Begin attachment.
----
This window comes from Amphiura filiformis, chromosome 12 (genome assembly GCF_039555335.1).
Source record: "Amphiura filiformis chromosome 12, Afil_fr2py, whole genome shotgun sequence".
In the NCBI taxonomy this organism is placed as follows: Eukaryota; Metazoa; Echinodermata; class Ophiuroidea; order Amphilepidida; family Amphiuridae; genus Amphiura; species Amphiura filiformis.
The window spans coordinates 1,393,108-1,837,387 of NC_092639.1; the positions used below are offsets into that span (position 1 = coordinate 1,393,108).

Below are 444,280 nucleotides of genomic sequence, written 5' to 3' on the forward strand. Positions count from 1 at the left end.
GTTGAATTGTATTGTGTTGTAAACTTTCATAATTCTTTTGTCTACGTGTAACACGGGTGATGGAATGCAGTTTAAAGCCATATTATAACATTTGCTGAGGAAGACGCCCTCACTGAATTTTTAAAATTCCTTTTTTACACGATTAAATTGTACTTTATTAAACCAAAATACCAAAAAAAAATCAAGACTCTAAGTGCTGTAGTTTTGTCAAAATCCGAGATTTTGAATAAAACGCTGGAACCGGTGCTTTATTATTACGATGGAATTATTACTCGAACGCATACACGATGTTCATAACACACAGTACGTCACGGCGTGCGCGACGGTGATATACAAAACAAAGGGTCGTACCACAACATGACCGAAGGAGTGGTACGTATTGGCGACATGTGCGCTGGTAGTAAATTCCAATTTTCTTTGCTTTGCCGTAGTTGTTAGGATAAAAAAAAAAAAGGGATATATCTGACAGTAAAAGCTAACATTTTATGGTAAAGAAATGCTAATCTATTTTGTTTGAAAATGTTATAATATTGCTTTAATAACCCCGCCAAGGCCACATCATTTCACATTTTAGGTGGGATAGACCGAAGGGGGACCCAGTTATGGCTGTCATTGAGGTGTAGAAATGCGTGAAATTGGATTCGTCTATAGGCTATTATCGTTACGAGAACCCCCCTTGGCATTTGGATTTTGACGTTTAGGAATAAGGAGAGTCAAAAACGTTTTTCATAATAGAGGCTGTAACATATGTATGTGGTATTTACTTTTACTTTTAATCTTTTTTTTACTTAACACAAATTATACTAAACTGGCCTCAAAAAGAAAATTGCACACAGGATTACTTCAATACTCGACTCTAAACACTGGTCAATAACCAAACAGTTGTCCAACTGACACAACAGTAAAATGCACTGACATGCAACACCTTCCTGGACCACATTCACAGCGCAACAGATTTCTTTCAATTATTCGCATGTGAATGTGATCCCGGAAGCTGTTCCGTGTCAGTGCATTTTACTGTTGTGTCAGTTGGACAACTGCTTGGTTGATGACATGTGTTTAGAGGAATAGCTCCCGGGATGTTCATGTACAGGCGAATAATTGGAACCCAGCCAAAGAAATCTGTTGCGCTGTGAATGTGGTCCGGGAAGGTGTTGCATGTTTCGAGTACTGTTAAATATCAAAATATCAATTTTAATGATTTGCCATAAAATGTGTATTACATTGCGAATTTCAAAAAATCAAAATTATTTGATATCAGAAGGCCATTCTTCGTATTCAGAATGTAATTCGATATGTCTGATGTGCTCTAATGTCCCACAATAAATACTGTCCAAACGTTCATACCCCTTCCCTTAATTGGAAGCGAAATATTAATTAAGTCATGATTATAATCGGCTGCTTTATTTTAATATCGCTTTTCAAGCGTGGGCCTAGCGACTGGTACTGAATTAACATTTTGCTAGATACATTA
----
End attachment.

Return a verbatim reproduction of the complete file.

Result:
This window comes from Amphiura filiformis, chromosome 12 (genome assembly GCF_039555335.1).
Source record: "Amphiura filiformis chromosome 12, Afil_fr2py, whole genome shotgun sequence".
In the NCBI taxonomy this organism is placed as follows: Eukaryota; Metazoa; Echinodermata; class Ophiuroidea; order Amphilepidida; family Amphiuridae; genus Amphiura; species Amphiura filiformis.
The window spans coordinates 1,393,108-1,837,387 of NC_092639.1; the positions used below are offsets into that span (position 1 = coordinate 1,393,108).

Below are 444,280 nucleotides of genomic sequence, written 5' to 3' on the forward strand. Positions count from 1 at the left end.
GTTGAATTGTATTGTGTTGTAAACTTTCATAATTCTTTTGTCTACGTGTAACACGGGTGATGGAATGCAGTTTAAAGCCATATTATAACATTTGCTGAGGAAGACGCCCTCACTGAATTTTTAAAATTCCTTTTTTACACGATTAAATTGTACTTTATTAAACCAAAATACCAAAAAAAAATCAAGACTCTAAGTGCTGTAGTTTTGTCAAAATCCGAGATTTTGAATAAAACGCTGGAACCGGTGCTTTATTATTACGATGGAATTATTACTCGAACGCATACACGATGTTCATAACACACAGTACGTCACGGCGTGCGCGACGGTGATATACAAAACAAAGGGTCGTACCACAACATGACCGAAGGAGTGGTACGTATTGGCGACATGTGCGCTGGTAGTAAATTCCAATTTTCTTTGCTTTGCCGTAGTTGTTAGGATAAAAAAAAAAAAGGGATATATCTGACAGTAAAAGCTAACATTTTATGGTAAAGAAATGCTAATCTATTTTGTTTGAAAATGTTATAATATTGCTTTAATAACCCCGCCAAGGCCACATCATTTCACATTTTAGGTGGGATAGACCGAAGGGGGACCCAGTTATGGCTGTCATTGAGGTGTAGAAATGCGTGAAATTGGATTCGTCTATAGGCTATTATCGTTACGAGAACCCCCCTTGGCATTTGGATTTTGACGTTTAGGAATAAGGAGAGTCAAAAACGTTTTTCATAATAGAGGCTGTAACATATGTATGTGGTATTTACTTTTACTTTTAATCTTTTTTTTACTTAACACAAATTATACTAAACTGGCCTCAAAAAGAAAATTGCACACAGGATTACTTCAATACTCGACTCTAAACACTGGTCAATAACCAAACAGTTGTCCAACTGACACAACAGTAAAATGCACTGACATGCAACACCTTCCTGGACCACATTCACAGCGCAACAGATTTCTTTCAATTATTCGCATGTGAATGTGATCCCGGAAGCTGTTCCGTGTCAGTGCATTTTACTGTTGTGTCAGTTGGACAACTGCTTGGTTGATGACATGTGTTTAGAGGAATAGCTCCCGGGATGTTCATGTACAGGCGAATAATTGGAACCCAGCCAAAGAAATCTGTTGCGCTGTGAATGTGGTCCGGGAAGGTGTTGCATGTTTCGAGTACTGTTAAATATCAAAATATCAATTTTAATGATTTGCCATAAAATGTGTATTACATTGCGAATTTCAAAAAATCAAAATTATTTGATATCAGAAGGCCATTCTTCGTATTCAGAATGTAATTCGATATGTCTGATGTGCTCTAATGTCCCACAATAAATACTGTCCAAACGTTCATACCCCTTCCCTTAATTGGAAGCGAAATATTAATTAAGTCATGATTATAATCGGCTGCTTTATTTTAATATCGCTTTTCAAGCGTGGGCCTAGCGACTGGTACTGAATTAACATTTTGCTAGATACATTA